I'll just throw that away.  How many times have you said that, not really thinking about where away is?  Does your thought of away end when you close the garbage can?  Maybe your away is at the curb, where you leave your garbage for the nice garbage men to come take it away?  Is the landfill away?  Is the incinerator away?  Granted, some of you may not care where away is.  It's someone else's problem to deal with, right?  Turns out, it's not
This question has been plaguing me since I stumbled on the Zero Waste Home.  So I started doing a bit of research into the mystical, magical, land of "Away".  The easy answer is that there is no "Away".  Everything goes Somewhere.  And Someone has to deal with it.  In our neck of Pennsyltucky, we're serviced by York Waste/Republic Services, so I contacted them to get an answer about where their "Away" is.  Apparently their customer service is located in "Away" because I've not heard back yet.
But here is what I did find out: the average person creates 4.4lbs of garbage a day, or 1,600lbs/year.  It gets compacted down into about 2 cubic yards and dumped in a landfill.  For those of you wondering how much space that uses, it's just bigger than the average refrigerator size.  In just a few years time, a family of 4 will throw away the entire volume of a house.  And it's not as though any of that garbage is going to "Away".  It will stay in the landfill, not really decomposing, for your entire lifetime and that of your grandchildren's grandchildren and beyond.
Now that we've mentioned regular garbage, what about electronics?  Where does your ewaste go?  Some of it goes to places like this.  Locally, we have a company that does have a DEP permit, just not an EPA one.  They won't tell you where any of the e-waste goes (other than it's exported to Away), nor do they audit any of their downstream recyclers, but they will offer evidence of due diligence that things are disposed of an in environmentally friendly way.  So, the bottom line is, no one really knows where it goes.  But, they are duly diligent in their hope for the best.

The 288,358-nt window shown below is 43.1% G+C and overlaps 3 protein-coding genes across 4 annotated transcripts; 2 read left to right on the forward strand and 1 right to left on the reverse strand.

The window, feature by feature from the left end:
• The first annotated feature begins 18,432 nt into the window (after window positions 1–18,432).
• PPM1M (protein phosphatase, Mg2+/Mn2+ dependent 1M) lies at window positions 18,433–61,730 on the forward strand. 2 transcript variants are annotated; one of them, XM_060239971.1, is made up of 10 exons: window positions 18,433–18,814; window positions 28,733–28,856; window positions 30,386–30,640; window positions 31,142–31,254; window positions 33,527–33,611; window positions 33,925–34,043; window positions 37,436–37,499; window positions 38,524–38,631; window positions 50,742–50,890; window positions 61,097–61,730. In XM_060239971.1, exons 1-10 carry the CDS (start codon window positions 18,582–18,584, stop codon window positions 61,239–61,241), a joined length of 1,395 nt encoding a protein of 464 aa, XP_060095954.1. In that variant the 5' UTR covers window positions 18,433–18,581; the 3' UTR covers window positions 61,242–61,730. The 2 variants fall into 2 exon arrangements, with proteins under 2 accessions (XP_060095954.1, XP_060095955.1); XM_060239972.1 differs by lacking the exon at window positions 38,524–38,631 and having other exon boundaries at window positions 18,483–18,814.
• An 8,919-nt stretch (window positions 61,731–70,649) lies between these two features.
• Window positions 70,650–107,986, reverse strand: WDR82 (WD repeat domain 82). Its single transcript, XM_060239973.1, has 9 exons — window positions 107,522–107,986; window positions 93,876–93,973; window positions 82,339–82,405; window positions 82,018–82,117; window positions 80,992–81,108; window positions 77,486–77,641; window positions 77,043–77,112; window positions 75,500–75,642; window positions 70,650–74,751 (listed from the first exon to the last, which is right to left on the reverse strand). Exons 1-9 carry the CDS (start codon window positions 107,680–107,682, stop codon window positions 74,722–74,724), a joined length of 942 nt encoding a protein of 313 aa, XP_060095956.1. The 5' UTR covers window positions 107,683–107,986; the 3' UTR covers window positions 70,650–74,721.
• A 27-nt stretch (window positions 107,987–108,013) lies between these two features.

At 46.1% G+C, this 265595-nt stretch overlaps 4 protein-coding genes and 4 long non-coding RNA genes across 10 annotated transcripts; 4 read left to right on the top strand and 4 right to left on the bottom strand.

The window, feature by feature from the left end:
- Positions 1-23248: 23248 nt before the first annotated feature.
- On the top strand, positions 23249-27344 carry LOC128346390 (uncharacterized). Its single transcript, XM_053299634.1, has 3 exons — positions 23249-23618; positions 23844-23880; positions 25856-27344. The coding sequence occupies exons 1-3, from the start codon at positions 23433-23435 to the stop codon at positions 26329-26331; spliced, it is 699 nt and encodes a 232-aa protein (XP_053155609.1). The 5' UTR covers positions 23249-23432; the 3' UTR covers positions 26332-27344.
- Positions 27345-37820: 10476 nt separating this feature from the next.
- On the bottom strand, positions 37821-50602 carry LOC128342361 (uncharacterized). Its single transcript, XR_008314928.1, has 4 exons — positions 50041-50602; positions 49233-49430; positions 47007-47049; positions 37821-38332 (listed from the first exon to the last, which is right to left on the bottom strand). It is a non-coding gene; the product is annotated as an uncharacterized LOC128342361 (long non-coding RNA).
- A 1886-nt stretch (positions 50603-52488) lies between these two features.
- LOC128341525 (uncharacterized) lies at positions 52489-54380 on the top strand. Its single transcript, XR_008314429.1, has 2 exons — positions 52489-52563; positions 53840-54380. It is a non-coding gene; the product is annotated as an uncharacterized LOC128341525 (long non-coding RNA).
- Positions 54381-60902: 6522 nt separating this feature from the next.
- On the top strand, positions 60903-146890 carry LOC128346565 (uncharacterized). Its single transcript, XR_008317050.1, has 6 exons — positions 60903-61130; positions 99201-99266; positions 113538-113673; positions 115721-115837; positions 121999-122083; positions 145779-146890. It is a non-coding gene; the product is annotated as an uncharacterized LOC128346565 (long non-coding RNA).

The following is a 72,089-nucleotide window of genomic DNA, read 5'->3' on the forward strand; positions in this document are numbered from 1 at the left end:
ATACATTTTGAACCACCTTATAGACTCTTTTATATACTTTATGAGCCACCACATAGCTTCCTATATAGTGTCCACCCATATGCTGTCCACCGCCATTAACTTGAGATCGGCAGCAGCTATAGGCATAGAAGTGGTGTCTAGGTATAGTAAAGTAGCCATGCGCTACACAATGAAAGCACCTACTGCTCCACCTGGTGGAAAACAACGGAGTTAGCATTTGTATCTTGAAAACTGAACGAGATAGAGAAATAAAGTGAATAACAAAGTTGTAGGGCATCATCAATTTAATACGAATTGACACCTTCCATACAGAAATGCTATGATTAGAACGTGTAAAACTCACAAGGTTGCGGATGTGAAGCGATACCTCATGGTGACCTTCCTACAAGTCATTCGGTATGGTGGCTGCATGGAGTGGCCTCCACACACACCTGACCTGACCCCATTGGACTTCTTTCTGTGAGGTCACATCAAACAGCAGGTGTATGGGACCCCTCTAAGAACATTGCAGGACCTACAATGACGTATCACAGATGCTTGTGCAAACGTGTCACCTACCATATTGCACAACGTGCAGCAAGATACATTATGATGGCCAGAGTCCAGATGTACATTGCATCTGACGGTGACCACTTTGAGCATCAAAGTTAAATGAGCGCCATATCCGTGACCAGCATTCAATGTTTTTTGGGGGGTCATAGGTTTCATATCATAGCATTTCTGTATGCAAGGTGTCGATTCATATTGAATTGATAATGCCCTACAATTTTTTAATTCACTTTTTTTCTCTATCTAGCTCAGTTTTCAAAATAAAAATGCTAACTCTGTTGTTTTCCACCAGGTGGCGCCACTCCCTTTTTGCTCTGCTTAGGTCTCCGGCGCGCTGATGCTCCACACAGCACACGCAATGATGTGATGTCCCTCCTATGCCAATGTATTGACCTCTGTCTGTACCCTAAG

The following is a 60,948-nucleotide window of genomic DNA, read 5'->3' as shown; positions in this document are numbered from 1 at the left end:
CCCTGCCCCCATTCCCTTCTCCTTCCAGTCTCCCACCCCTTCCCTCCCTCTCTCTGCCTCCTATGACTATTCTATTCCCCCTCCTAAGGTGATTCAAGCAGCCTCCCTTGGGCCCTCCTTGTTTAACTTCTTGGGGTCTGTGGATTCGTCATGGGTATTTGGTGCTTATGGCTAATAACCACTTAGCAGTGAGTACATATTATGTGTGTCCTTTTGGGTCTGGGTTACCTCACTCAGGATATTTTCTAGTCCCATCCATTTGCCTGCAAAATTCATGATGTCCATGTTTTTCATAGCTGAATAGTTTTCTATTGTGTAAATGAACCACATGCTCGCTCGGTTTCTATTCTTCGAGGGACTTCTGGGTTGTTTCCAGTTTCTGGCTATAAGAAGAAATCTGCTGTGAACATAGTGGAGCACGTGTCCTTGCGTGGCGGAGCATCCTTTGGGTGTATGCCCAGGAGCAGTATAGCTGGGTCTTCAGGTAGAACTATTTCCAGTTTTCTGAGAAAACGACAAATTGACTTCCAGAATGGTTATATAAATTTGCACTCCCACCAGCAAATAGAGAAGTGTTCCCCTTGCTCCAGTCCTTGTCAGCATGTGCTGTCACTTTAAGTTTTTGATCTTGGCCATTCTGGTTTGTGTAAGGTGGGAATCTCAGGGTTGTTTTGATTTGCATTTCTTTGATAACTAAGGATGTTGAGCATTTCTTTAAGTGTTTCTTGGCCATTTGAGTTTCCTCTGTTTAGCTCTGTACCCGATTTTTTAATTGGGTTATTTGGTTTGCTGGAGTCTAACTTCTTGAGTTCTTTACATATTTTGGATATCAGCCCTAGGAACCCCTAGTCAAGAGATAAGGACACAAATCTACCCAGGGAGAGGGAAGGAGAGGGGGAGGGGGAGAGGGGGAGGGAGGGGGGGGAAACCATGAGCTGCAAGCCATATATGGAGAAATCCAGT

All this week I'm going to take a good hard look at my own garbage and habits of throwing things "away'.  I'll let you see what happens as our family of consumers goes through an average week and what we recycle and throw away, how we shop, eat, and if I get any answers back from the companies I've sent emails to, I'll be posting them as well.

In the mean time, what do you do to refuse, reduce, reuse, and recycle before throwing things "Away"?

Found a local company that does do eco-friendly recycling!
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1 Response
  1. Very interesting. We're down to two bags a week here, and that's with using paper plates on days when it's my turn to cook...erm, burn dinner.

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